Ah, April 20. The one day of the year when it seems like a good idea to hot box a parachute out on the old college quad. That is, until campus security comes snooping.
That’s the situation 20 or so Fort Lewis College students found themselves in nine years ago.
On April 20, 2007, an FLC student took a shaky video from his dorm room of a suspect rainbow-colored parachute puffed up on campus.
With a tour group 100 yards away, a campus security officer lifted the canopy, and a melee of students and smoke dispersed in every direction. It temporarily stunned the guard, who began a disoriented pursuit.
The video, posted days later on YouTube, immediately went viral. As of Tuesday, “4/20 Parachute Stoner Dash” had nearly 1.5 million views. The event, according to Dagga Magazine, a marijuana culture blog, was dubbed “one of the most historic moments in 4:20 history.”
April 20, an unofficial holiday for pot smokers, is generally regarded as a reference to 4:20 p.m., the time a group of high school students in California would meet to get high.
Joe Spigarelli, then a freshman at FLC, said when the idea was concocted in his dorm room, it was only suppose to be about five people.
Paul Blick, also in his first year at FLC, said one student known as a hippie who regularly participated in drum circles, for some reason had a parachute.
“It was kind of random,” said Blick, who works for a software analysis company in Durango. “We sealed the perimeter by sitting on the edge like you did in elementary school.”
Brit Schield was returning from work when she saw the inflated parachute. Also freshman at the time, she thought she’d be spontaneous.
“It was a full on hot box,” Schield recalled. “There was just a bunch of people from all walks of life in there.”
Then they heard someone poking around the parachute – and a police radio went off.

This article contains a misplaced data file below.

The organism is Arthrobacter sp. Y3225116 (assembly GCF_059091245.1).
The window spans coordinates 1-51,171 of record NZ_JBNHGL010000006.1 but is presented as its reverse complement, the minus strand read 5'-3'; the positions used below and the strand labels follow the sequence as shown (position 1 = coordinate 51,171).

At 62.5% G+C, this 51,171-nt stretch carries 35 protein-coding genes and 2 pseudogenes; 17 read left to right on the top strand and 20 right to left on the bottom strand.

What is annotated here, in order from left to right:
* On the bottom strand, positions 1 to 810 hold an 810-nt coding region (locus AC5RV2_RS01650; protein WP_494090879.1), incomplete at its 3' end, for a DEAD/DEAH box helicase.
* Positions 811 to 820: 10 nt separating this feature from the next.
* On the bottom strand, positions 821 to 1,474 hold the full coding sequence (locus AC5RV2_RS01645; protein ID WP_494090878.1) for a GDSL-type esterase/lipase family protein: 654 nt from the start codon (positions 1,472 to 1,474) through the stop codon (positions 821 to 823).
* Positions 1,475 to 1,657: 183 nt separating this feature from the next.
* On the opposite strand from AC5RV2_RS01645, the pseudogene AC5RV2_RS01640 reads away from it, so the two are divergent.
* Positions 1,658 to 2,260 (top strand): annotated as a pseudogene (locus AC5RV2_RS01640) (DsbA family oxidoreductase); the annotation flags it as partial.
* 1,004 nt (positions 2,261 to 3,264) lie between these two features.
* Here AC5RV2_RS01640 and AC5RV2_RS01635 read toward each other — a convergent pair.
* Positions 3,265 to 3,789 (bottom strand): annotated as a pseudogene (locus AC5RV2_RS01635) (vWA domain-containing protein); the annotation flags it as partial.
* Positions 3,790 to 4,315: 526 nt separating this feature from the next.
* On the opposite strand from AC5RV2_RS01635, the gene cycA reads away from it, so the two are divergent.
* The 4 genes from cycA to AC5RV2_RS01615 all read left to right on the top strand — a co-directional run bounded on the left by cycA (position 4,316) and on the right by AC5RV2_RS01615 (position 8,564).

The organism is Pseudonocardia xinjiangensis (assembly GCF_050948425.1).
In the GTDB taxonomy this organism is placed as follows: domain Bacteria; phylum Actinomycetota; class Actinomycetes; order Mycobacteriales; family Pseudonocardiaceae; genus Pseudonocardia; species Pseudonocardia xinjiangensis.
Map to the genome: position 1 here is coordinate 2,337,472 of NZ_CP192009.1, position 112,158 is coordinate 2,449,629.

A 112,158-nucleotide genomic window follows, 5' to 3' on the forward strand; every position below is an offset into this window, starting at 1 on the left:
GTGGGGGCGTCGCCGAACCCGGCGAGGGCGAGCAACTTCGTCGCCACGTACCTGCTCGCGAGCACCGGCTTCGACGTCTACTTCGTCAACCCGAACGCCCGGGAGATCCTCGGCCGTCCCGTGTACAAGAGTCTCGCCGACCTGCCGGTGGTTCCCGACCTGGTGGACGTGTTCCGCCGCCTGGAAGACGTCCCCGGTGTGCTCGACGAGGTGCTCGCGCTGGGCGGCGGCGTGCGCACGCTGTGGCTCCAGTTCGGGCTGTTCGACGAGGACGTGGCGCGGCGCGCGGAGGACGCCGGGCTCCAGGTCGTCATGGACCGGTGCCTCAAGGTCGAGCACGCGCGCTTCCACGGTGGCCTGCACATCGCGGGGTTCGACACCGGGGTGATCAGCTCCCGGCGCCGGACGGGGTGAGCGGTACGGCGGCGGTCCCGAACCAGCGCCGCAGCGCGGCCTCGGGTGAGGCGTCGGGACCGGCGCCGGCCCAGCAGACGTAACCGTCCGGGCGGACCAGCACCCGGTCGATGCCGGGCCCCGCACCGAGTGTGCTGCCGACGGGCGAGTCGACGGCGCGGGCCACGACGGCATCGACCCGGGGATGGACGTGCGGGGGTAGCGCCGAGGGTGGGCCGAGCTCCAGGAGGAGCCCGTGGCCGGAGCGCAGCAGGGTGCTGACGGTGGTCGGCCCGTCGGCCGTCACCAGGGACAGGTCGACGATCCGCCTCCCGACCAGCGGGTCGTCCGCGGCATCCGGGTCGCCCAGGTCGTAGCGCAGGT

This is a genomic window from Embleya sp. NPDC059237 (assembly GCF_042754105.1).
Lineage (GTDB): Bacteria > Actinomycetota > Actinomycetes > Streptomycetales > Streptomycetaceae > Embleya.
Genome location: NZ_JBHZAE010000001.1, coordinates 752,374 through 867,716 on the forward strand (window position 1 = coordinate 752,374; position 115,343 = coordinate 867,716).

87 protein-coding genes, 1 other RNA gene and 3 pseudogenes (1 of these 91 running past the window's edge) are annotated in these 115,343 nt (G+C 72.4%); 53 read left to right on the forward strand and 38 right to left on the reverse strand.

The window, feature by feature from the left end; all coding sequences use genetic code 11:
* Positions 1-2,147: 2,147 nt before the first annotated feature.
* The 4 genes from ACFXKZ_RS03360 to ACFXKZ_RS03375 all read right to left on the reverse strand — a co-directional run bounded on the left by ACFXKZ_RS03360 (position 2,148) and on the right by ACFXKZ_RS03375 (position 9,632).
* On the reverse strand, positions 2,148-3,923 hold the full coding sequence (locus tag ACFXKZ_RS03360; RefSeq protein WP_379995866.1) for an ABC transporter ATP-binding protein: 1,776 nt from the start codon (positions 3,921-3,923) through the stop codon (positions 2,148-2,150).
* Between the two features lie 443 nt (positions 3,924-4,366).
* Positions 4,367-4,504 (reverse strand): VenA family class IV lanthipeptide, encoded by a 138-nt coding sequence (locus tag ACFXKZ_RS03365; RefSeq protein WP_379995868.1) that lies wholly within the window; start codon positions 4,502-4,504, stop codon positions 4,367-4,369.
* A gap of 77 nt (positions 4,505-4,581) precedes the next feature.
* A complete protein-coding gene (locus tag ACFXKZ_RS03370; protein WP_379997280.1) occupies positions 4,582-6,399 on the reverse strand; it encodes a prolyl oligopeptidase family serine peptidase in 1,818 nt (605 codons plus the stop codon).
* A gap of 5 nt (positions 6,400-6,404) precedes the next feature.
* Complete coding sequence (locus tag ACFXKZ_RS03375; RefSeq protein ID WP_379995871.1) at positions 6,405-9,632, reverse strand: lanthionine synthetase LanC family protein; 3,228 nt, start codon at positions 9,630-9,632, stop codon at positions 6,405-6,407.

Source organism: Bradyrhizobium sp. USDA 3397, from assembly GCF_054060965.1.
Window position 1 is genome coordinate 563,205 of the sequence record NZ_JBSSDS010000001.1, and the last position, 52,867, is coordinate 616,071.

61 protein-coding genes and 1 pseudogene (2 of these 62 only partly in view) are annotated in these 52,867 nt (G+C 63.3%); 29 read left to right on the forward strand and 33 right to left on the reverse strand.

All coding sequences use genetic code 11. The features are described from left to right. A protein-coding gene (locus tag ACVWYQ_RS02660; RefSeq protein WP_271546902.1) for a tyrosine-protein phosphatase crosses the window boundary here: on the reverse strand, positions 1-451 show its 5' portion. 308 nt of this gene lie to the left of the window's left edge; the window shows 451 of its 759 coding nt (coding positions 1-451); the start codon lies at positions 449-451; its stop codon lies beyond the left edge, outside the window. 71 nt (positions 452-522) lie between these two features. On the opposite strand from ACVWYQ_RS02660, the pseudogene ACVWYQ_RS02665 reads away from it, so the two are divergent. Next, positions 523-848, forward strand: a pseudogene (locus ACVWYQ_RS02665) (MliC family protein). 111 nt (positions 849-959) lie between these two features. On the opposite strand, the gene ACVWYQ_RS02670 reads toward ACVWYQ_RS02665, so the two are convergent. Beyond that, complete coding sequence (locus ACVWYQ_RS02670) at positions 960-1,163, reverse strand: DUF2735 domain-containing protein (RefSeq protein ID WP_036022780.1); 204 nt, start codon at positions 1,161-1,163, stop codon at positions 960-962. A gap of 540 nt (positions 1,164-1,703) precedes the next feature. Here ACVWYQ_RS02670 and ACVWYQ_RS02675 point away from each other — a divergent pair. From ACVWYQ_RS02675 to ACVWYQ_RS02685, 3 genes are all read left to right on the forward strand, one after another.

“All of us were dead silent,” said Schield, unable to contain her laughter. “It was a scary moment, for sure. We were in a freaking parachute. So right when we saw his shadow bend over, on cue we just bolted.”
Schield, wearing heels, ran behind a bush, composed herself and started walking back to her room as if nothing had happened.
Now a vice president of an insurance agency that specializes in insuring cannabis grow shops’ products, Schield said she laughs every time she watches the video.
“We were all in tune and paranoid at the same time,” she said.
Though the students evaded the security guard, not all got away unscathed. Mitch Davis, an FLC spokesman, said some left behind cameras and phones amid the haste of the mass exodus.
“Police were able to identify many of the people involved, and were able to make arrests for marijuana possession,” Davis said.
Jordan Smith, a freshman at the time, said the group had planned to roll joints and center the circle around a drain. That way, if cops arrived they could destroy the evidence and run.
“But somebody dropped a camera, and he took one photo, and it was of me,” she said.
Smith was ticketed and required to do community service. These days, she runs one of the largest marijuana companies in Colorado: Rocky Mountain High Dispensaries.
“I’ve grown up since then,” said Smith.
Despite Colorado’s legalization of marijuana in 2012, any future attempts to fill up a parachute with pot smoke on campus grounds would be dealt with in the same manner, Davis said. The campus is considered public, where it’s illegal to get high.
Regardless, Spigarelli said the Stoner Dash remains one of the most memorable college experiences. And he was even able to make a friend out of it.
“I ended up being friends with some of the people who were on that tour group,” he said. “They’d say that’s the whole reason they came here.”